If Michael Bloomberg had his way, the campaign to name his successor might look very different.
While the New York City mayor has declined so far to endorse any of the candidates, Republican or Democrat, currently in contention to replace him, that doesn't mean he's without his favorites. The New Yorker's Ken Auletta reports that Bloomberg secretly commissioned a poll earlier this year to gauge support for Police Commissioner Ray Kelly, should he have chosen to enter the race:
In early June, the Mayor, according to two Bloomberg advisers, was sympathetic to an effort by some of his supporters to draw Ray Kelly into the race. Bloomberg secretly financed a poll by his own longtime pollster, Douglas Schoen, to help convince Kelly that he could win, but Kelly declined.
Kelly, who has helmed the NYPD since 2002, is a close political ally of Bloomberg's, particularly with regard to the department's controversial stop-and-frisk program.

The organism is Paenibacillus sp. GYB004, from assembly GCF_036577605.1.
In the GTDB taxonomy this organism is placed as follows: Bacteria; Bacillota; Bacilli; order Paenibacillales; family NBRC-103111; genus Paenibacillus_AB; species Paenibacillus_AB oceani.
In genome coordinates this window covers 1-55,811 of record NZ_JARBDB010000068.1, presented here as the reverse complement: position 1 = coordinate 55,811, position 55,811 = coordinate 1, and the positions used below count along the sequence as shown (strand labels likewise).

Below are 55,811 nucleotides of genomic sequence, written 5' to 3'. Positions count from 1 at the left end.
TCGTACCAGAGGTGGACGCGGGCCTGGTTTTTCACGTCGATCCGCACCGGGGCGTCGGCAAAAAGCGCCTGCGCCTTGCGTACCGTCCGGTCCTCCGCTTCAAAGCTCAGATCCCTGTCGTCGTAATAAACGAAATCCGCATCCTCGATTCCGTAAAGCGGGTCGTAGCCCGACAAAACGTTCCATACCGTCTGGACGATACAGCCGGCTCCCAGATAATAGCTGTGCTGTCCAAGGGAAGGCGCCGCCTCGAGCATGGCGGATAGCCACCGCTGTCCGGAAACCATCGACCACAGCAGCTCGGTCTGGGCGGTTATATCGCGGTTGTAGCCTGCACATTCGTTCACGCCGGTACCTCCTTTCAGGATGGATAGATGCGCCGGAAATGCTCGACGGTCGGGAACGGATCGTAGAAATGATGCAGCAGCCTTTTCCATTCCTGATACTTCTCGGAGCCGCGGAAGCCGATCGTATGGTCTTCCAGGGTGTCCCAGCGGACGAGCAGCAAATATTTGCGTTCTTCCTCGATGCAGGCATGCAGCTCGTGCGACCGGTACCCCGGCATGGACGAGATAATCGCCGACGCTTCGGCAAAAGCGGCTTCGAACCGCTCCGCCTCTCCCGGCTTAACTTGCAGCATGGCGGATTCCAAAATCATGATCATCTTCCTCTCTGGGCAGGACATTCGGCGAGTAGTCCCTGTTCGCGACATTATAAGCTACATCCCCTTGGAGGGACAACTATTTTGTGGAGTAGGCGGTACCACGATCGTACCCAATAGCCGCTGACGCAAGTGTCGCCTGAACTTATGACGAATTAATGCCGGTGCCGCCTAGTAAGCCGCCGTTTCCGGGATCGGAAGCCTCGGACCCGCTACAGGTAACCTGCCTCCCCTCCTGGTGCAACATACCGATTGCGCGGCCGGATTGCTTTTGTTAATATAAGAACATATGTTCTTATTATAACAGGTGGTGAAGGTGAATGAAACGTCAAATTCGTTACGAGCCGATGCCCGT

In May, Republican pollster Kellyanne Conway released polling data that showed Kelly running ahead of a number of Democratic candidates. That poll, which was also secretly financed, magnified speculation that Kelly might throw his hat in the ring. However, as key deadlines passed by, Kelly stood fast against pressure to run.
Bloomberg has not been shy about courting potential successors in the past. In December, the New York Times reported that the mayor had asked former Secretary of State Hillary Clinton to take the job. He also reportedly urged Senator Chuck Schumer (D-NY) and New York Daily News publisher Mort Zuckerman to consider running.
Recent polls show Public Advocate Bill de Blasio and City Council Speaker Christine Quinn in a tight race for the Democratic nomination, followed by former Comptroller Bill Thompson. In the Republican field, former MTA Chairman Joseph Lhota leads supermarket magnate John Catismiditis in recent polling.
According to unnamed aides, Bloomberg could conceivably endorse Lhota for mayor, should a progressive candidate such as de Blasio emerge as the Democratic nominee, the New Yorker's Ken Auletta reports.